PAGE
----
This story is for Sadje’s What do you see #36. Does this picture inspire you to write something? Write an original story, poem or a caption.
I can’t quite recall when I’d met her. She seemed ubiquitous; vivacious and fiery, shy but full of mischief- to me, she personified life itself. Each of my memorable childhood recollections bore a touch of her magic. She lent imagination to my structured mind, colour to my black and white sketches, life to my dull existence.
I’d been scared to inform my parents of my interest in photography. “Follow your passion, silly.” I can almost hear the whisper of her soft voice, smiling my favourite crooked smile. Standing beside me through the months of rejections, disappointments and struggle; her belief in my ability had been the fuel that’d kept me burning even in the darkest of nights.
My girl had always believed in breaking barriers. “Life’s too short to be shackled to archaic notions and rigid conventions,” she would reply to any admonishment or recrimination levied her way.
We were unconventional as far as couples went; never trading ‘I love you’, no grand romantic gesture to prove our commitment, not even sweet nicknames for one-another.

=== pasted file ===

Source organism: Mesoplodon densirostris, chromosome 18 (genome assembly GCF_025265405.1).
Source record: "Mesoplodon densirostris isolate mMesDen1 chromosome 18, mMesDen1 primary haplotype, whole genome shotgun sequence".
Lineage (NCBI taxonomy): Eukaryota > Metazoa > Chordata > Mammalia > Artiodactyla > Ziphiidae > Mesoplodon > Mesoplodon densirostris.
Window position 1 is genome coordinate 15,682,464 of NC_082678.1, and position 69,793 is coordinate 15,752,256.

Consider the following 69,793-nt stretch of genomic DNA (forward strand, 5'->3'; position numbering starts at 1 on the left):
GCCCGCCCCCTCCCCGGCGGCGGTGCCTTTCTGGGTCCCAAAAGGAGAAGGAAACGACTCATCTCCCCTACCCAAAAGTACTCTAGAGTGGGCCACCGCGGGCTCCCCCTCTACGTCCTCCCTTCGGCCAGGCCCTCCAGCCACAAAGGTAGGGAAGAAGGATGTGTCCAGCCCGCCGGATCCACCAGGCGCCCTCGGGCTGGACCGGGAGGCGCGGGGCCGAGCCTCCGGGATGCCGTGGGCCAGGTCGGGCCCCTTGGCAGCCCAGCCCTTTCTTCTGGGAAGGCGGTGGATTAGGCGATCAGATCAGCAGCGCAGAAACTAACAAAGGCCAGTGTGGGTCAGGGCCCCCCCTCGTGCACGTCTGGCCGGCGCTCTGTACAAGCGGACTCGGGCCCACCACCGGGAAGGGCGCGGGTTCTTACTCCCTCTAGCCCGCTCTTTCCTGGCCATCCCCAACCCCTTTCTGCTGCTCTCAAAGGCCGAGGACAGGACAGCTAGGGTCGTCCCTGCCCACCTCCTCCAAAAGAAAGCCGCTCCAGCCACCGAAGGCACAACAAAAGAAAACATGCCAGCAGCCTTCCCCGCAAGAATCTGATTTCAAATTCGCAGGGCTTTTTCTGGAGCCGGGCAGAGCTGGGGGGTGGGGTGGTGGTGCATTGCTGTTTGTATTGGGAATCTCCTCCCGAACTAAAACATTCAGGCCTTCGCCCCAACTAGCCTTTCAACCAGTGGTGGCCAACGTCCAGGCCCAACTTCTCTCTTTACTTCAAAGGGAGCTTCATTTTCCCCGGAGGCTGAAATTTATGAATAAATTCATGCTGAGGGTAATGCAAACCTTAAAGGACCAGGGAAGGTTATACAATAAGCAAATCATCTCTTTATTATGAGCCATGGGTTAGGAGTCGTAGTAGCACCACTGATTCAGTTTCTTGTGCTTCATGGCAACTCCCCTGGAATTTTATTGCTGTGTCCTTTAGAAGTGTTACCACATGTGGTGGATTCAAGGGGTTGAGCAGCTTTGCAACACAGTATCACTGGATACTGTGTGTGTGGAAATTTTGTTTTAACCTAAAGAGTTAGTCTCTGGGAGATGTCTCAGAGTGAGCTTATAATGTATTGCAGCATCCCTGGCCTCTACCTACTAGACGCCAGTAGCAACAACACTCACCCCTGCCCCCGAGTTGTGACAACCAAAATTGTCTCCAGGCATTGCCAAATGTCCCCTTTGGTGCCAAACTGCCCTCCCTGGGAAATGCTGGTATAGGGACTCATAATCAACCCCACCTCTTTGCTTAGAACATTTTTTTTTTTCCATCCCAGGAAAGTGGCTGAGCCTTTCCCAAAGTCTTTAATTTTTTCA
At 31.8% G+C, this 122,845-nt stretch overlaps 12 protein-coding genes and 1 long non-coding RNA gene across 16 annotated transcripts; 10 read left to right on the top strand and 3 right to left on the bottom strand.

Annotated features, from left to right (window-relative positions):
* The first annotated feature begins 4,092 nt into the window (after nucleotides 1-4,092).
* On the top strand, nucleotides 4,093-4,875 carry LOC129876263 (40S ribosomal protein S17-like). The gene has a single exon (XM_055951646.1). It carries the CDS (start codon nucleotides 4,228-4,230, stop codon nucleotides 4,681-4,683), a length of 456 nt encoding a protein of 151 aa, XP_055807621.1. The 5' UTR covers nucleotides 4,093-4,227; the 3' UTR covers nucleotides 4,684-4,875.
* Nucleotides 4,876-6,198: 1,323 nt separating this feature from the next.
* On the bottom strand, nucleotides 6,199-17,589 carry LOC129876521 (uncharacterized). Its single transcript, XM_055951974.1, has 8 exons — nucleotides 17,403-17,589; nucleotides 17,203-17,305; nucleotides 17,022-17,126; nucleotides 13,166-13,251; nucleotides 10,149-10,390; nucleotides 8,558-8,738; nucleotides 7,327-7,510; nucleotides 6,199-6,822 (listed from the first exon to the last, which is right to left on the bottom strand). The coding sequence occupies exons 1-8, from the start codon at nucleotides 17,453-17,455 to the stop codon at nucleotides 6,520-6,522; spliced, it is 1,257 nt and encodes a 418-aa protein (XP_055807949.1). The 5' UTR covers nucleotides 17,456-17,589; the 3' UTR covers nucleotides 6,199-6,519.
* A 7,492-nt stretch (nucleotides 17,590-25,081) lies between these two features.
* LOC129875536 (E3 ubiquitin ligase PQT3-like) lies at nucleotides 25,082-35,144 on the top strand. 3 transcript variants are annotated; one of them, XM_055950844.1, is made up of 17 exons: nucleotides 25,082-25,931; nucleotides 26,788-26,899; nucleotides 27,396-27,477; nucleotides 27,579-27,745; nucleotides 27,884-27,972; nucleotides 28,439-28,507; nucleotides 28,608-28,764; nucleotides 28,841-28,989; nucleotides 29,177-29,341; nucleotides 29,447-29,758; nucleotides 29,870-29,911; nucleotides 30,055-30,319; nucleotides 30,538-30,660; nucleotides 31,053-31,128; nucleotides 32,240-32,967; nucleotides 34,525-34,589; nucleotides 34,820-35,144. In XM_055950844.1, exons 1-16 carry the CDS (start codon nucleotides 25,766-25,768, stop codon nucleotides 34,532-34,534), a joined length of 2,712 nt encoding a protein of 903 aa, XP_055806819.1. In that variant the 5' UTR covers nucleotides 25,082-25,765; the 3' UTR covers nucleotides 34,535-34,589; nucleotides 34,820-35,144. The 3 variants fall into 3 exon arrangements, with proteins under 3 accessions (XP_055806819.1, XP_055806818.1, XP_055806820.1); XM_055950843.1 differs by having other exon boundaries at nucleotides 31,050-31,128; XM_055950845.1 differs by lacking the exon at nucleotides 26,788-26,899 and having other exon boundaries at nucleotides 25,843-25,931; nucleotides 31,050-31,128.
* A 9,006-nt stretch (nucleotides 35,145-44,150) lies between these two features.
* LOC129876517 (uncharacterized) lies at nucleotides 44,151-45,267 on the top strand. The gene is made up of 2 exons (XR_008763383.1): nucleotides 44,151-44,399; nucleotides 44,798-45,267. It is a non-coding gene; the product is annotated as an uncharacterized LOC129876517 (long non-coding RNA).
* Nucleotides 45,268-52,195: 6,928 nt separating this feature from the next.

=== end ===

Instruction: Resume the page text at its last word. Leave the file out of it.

When I’d asked for advice before proposing marriage, my friends had encouraged me to gain some experience. “It’s the time to sow your wild oats,” they’d encouraged, before tying myself to one woman for the rest of my life. But how could one be bound or chained to the one around whom they’d always orbited?
Weeks before our wedding, we’d met at our spot- the wall covered with brightly coloured graffiti. She’d worn a white dress, twirling her tiara and veil in her hands as we leaned against the wall, laughing and joking about the life we would lead post-marriage.
The picture had been part of a joke- the clichéd bride, veiled and blushing. That had been first picture I’d clicked of the camera-shy girl.
We’d had caroused all night, celebration our upcoming nuptials with our friends. At dawn, we’d kissed before driving away, promising to meet at the altar in two days. That was the only promise she’d ever broken.
I never bothered to find out who had been driving her that night or why the collision had taken place. A brief call had informed me that she’d crossed the final barrier; there was no return from her current abode.
Today, I visited our wall. The colourless background seemed stark against the only picture I had of her; her radiance preserved in my Nikon for eternity.
In response to these prompts too:-
Word of the day- Imagination
3TC#284– Each, Any & Brief